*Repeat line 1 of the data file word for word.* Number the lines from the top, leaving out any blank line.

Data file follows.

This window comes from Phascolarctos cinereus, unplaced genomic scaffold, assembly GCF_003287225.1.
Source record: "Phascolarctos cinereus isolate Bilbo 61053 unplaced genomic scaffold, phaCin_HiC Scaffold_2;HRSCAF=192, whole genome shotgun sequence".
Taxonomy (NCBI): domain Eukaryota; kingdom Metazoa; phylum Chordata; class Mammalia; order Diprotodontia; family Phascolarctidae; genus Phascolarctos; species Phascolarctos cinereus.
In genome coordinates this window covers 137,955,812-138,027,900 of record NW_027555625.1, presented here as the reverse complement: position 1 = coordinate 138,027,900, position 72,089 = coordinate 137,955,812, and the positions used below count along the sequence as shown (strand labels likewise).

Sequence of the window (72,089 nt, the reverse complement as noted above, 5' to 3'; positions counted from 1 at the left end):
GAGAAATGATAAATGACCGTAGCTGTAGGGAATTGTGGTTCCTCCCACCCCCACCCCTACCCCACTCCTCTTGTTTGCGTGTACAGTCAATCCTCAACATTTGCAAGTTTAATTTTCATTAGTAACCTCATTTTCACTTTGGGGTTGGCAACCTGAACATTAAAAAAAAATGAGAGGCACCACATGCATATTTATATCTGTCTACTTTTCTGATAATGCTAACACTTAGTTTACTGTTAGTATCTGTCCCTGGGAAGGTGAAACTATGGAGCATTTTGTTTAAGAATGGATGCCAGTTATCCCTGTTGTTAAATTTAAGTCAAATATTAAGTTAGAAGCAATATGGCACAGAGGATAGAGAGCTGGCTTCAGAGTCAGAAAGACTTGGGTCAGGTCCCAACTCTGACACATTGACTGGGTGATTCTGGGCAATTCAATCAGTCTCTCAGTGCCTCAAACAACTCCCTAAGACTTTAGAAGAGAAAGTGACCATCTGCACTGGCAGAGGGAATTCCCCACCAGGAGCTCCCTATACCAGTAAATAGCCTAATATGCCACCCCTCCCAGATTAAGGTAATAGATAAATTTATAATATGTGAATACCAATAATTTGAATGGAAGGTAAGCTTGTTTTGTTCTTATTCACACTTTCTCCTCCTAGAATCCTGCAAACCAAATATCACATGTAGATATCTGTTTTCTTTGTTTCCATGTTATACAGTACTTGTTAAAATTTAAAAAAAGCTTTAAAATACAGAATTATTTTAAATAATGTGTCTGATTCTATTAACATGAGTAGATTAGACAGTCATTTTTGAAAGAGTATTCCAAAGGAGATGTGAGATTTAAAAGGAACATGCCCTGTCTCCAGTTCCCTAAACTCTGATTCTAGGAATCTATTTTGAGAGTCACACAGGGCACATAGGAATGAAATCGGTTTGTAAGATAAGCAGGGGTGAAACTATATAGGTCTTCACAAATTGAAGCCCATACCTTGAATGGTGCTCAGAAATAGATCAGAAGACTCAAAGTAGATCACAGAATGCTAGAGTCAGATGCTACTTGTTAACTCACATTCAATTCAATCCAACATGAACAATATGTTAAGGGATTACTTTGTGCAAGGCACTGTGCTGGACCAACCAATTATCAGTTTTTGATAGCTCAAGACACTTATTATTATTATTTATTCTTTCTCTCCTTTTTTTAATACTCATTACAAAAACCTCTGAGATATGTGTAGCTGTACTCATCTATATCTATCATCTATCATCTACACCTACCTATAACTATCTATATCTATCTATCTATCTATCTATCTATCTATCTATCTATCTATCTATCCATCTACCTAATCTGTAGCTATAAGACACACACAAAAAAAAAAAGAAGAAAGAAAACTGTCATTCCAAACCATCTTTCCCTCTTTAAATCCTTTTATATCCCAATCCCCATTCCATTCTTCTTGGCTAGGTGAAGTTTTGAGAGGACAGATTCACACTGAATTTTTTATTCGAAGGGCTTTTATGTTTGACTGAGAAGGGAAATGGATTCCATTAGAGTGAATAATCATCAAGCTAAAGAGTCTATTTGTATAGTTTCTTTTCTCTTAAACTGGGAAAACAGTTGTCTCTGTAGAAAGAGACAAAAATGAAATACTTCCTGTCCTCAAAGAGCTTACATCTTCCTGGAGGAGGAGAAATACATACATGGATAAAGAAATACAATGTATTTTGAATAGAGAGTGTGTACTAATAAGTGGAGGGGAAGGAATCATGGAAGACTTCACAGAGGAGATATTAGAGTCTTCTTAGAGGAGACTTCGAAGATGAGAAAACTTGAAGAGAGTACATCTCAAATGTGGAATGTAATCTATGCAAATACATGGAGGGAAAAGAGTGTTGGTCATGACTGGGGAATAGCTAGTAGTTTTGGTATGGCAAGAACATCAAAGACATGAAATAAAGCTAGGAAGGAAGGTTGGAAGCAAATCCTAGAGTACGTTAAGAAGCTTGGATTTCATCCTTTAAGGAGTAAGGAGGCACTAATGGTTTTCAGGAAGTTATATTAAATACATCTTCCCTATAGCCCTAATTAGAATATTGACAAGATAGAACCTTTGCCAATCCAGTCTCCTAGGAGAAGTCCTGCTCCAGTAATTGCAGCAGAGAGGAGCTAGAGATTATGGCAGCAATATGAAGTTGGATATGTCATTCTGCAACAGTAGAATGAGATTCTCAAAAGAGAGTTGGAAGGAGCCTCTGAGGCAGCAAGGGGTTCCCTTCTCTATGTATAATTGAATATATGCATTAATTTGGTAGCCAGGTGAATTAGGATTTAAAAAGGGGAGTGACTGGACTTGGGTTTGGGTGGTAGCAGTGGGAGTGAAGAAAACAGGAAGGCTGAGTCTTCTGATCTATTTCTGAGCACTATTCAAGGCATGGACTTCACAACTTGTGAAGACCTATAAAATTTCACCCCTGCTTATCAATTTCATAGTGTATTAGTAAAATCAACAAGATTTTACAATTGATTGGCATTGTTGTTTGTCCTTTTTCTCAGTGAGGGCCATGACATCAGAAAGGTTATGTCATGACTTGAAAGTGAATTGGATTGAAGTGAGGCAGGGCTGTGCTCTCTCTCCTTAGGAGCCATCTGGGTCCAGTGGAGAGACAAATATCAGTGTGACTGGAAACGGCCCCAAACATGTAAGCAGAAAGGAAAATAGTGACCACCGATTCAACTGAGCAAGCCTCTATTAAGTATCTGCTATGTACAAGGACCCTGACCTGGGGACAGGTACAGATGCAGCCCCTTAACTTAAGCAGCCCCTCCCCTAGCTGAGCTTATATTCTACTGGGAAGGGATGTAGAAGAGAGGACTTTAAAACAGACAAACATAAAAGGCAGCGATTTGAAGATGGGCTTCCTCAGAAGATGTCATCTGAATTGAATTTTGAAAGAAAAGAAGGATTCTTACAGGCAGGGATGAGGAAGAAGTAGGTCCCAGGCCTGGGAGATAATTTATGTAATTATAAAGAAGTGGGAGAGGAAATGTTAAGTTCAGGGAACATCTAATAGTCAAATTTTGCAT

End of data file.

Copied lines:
This window comes from Phascolarctos cinereus, unplaced genomic scaffold, assembly GCF_003287225.1.